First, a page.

Shadowrun Returns Reviewcomments powered by Disqus
Posted on Saturday, August 10 2013 @ 17:37:18 PST
First, watch MrBTongue's Cyberpunk is Back
With that amount of well-considered optimism in view we must ask - was the wait worth it? Did the game deliver? For those out only for a purchase/don't purchase guide and nothing more - Yes. If you like cyberpunk and/or turn based western RPGs with sufficient tactical depth to require good decision making to succeed then this is a game you want.
The out-of-combat systems utilize a standard recursive conversation model seen in such games as Fallout, Dragon Age, Baldur's Gate, The Elder Scrolls series, and Planescape: Torment (it should be noted that, sadly, Torment's crown is still firmly in place - this is not the game to dethrone it from its ever loftier perch) with hard skill and stat based lockouts to create avenues of strategic decision making for character development and point-and-click 2D isometric controls for exploration. In combat movement across the various locations becomes a resource paid for in action points along with attacking, reloading, going into overwatch and using items. While not the deepest system ever seen, it works well and there are no obvious dead zones or game breakers.
Shadowrun Returns is built in the Unity Engine, for the good and ill that it bodes. On the one hand it's obvious how the engine's straightforward implementation and off-the-shelf elements enabled Harebrained Schemes to go from concept to finished product on a short development cycle with limited resources. Good art direction and clever use of assets ensures that each location feels unique and yet believable - by Shadowrun standards. On the other there are some limits imposed by the nature of the project and the tools used. It would be unfair to impose the standards of AAA development on a small scale indie project but one can wish and dream of a time when a more cerebral sort of game can reach a mass market. Another mixed bag is sound. The soundtrack is pitch perfect and tonally dead-on at all times. On the other hand, the playthrough completed for this review was rife with sound glitches which got worse as the playthrough continued.
Given its setting, source material and inspiration, it was inevitable that the story would be a pot-boiler with a dead person needing avenging and a lonely, down-on-their-luck Runner out to do the job out of either loyalty to their departed friend, mercenary desire for cash, the thrill of the job or even an idealistic commitment to giving the dead their due and ensuring justice done. The player is free to interpolate these motives into the character and express it through speech. This is a central element of the game. It is even possible to play Proteus and obfuscate one's motivations - betraying a deep-seated distrust towards others and a severe reservation about disclosing one's interior monologue. None of the characters given dimension are overtly simple, complex problems beginning early in life spiralling outward into adult affairs have repercussions carrying on years afterward. One is often chasing ghosts of a past that would be better if it could just stay there and not linger. What visuals cannot do fun, engaging writing more than makes up for in several areas. The Troll bouncer at a brothel turns out to be one of the most relatable, complex characters in the story and not for lack of competition. Flavor text fleshes out bits of the world and develops character in interesting ways possible only to that approach. It's not perfect, however. The villain is an obvious giveaway the instant the player meets them. It adheres to genre conventions for Noir, RPGs, Cyberpunk and detective stories. It does not take time out to subvert them. As writing is relatively cheap to do well, this is one area where the game could have truly shined and transcended its other limitations.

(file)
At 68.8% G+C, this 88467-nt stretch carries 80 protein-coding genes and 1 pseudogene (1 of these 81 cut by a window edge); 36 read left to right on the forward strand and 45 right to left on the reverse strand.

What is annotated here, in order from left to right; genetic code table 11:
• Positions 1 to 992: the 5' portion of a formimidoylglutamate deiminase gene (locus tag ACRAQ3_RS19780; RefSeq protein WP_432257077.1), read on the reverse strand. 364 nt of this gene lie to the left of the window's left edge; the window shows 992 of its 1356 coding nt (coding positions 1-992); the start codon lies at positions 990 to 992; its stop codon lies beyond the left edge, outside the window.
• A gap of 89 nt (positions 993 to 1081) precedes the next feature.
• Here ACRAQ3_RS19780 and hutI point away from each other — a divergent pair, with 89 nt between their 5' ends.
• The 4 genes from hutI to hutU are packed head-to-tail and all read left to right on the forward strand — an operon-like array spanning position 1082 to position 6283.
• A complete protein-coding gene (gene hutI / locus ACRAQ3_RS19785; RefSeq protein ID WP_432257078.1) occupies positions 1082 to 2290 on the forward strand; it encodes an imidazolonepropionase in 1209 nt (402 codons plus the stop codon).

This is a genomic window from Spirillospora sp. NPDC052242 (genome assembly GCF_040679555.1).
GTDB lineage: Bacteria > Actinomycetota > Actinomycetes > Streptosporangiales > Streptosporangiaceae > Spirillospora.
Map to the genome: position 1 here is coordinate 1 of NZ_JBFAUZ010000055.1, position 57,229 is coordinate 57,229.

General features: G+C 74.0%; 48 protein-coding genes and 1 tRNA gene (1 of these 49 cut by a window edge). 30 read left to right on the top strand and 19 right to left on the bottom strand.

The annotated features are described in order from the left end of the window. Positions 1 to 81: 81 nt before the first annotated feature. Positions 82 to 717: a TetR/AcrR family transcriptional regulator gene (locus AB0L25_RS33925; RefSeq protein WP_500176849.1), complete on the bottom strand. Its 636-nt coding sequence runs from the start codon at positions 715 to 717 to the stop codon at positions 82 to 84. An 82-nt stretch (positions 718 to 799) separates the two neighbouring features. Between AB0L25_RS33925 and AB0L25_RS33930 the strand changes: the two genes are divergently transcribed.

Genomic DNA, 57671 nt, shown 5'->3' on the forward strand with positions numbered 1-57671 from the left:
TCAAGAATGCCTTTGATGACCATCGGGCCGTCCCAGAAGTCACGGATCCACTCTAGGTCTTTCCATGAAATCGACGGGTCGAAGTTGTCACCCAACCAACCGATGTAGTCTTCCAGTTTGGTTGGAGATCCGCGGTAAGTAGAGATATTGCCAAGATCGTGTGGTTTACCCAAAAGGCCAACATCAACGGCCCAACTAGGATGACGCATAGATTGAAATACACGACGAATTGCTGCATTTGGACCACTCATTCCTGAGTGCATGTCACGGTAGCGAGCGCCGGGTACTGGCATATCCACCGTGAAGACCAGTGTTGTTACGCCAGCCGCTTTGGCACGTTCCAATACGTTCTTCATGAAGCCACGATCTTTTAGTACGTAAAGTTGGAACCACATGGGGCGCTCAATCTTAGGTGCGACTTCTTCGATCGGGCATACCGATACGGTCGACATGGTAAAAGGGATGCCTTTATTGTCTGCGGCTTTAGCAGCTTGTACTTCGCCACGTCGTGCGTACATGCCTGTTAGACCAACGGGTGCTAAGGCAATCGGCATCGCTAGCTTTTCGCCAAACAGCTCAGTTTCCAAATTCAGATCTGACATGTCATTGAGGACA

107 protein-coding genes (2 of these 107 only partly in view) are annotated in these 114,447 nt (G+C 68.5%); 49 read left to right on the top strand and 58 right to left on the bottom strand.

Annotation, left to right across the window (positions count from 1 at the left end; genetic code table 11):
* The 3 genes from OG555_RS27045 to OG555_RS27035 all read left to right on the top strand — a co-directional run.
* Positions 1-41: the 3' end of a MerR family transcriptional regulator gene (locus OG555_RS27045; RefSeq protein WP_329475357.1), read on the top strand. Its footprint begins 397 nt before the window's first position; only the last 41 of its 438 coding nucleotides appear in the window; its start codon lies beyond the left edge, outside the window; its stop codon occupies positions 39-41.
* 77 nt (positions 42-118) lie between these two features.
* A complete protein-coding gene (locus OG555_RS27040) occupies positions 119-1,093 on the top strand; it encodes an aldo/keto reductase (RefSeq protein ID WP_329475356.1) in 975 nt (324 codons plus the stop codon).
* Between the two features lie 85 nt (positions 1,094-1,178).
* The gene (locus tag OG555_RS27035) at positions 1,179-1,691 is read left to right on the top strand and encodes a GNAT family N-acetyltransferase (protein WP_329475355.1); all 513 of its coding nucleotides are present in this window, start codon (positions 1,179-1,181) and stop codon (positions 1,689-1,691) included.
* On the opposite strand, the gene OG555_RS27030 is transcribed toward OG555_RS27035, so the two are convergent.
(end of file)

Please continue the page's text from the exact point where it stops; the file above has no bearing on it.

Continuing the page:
Short and simple reaction loops provide a sense of secondary reality and it often works flawlessly but glitches give away the technical language of it to such an extent that it shatters the whole enterprise. It's more or less a question of luck whether a player will run into them. The biggest mechanical weakness in the game, to the extent that it is actually a weakness and not simply a glaring reminder of the extent to which games have become oversimplified and refuse to punish bad decision making is the importance of having a Decker. There are several missions which are outright impossible without one. They are always among the most useful characters in the game. Lastly, though this is more than a bit of a whine, why the Hell couldn't Armitage stick around longer? Dude's seriously cool.
Score - 4.0 out of 5
+What more do you want, for crying out loud?
+Good Turn-Based RPG systems
-With some balance issues
+Lovely art design
+Seattle campaign is fun, interesting
-But very short
+Toolset provided means it won't be the only one
+Jake Armitage makes a cameo
-But only a cameo
-Sound problems downright irritating
-Some bugs may create accidental plot holes
+/-Unity limitations not overtly problematic, but noticeable
+/-It's possible to play oneself into a corner, forcing a restart
+/-Deckers are essential, but it's a Goddamned Cyberpunk setting so that should be obvious
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